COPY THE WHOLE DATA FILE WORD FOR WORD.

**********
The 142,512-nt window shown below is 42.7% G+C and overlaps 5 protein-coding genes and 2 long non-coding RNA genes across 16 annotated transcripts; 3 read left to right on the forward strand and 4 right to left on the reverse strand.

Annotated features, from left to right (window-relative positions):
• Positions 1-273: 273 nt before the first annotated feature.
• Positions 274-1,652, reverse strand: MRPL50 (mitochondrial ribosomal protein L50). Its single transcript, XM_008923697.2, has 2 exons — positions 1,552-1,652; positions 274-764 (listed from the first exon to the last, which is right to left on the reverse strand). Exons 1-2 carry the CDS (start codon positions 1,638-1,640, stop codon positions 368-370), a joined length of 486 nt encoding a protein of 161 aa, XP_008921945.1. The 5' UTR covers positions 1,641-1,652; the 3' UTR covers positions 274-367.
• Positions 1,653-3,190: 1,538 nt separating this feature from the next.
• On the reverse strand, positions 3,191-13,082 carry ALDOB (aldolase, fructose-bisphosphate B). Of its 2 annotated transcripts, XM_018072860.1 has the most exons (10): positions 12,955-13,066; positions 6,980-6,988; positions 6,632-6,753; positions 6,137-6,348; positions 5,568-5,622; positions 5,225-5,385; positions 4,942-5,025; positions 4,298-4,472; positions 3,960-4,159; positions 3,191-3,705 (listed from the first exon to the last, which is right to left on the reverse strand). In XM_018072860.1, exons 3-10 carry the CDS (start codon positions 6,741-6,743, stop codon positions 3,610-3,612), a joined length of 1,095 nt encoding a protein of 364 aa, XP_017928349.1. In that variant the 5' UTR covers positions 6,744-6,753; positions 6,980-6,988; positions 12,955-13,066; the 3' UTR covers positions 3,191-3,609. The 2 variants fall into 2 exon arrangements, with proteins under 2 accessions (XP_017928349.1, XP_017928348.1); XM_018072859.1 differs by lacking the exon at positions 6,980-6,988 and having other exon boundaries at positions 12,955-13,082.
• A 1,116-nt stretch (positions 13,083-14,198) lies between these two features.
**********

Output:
The 142,512-nt window shown below is 42.7% G+C and overlaps 5 protein-coding genes and 2 long non-coding RNA genes across 16 annotated transcripts; 3 read left to right on the forward strand and 4 right to left on the reverse strand.

Annotated features, from left to right (window-relative positions):
• Positions 1-273: 273 nt before the first annotated feature.
• Positions 274-1,652, reverse strand: MRPL50 (mitochondrial ribosomal protein L50). Its single transcript, XM_008923697.2, has 2 exons — positions 1,552-1,652; positions 274-764 (listed from the first exon to the last, which is right to left on the reverse strand). Exons 1-2 carry the CDS (start codon positions 1,638-1,640, stop codon positions 368-370), a joined length of 486 nt encoding a protein of 161 aa, XP_008921945.1. The 5' UTR covers positions 1,641-1,652; the 3' UTR covers positions 274-367.
• Positions 1,653-3,190: 1,538 nt separating this feature from the next.
• On the reverse strand, positions 3,191-13,082 carry ALDOB (aldolase, fructose-bisphosphate B). Of its 2 annotated transcripts, XM_018072860.1 has the most exons (10): positions 12,955-13,066; positions 6,980-6,988; positions 6,632-6,753; positions 6,137-6,348; positions 5,568-5,622; positions 5,225-5,385; positions 4,942-5,025; positions 4,298-4,472; positions 3,960-4,159; positions 3,191-3,705 (listed from the first exon to the last, which is right to left on the reverse strand). In XM_018072860.1, exons 3-10 carry the CDS (start codon positions 6,741-6,743, stop codon positions 3,610-3,612), a joined length of 1,095 nt encoding a protein of 364 aa, XP_017928349.1. In that variant the 5' UTR covers positions 6,744-6,753; positions 6,980-6,988; positions 12,955-13,066; the 3' UTR covers positions 3,191-3,609. The 2 variants fall into 2 exon arrangements, with proteins under 2 accessions (XP_017928349.1, XP_017928348.1); XM_018072859.1 differs by lacking the exon at positions 6,980-6,988 and having other exon boundaries at positions 12,955-13,082.
• A 1,116-nt stretch (positions 13,083-14,198) lies between these two features.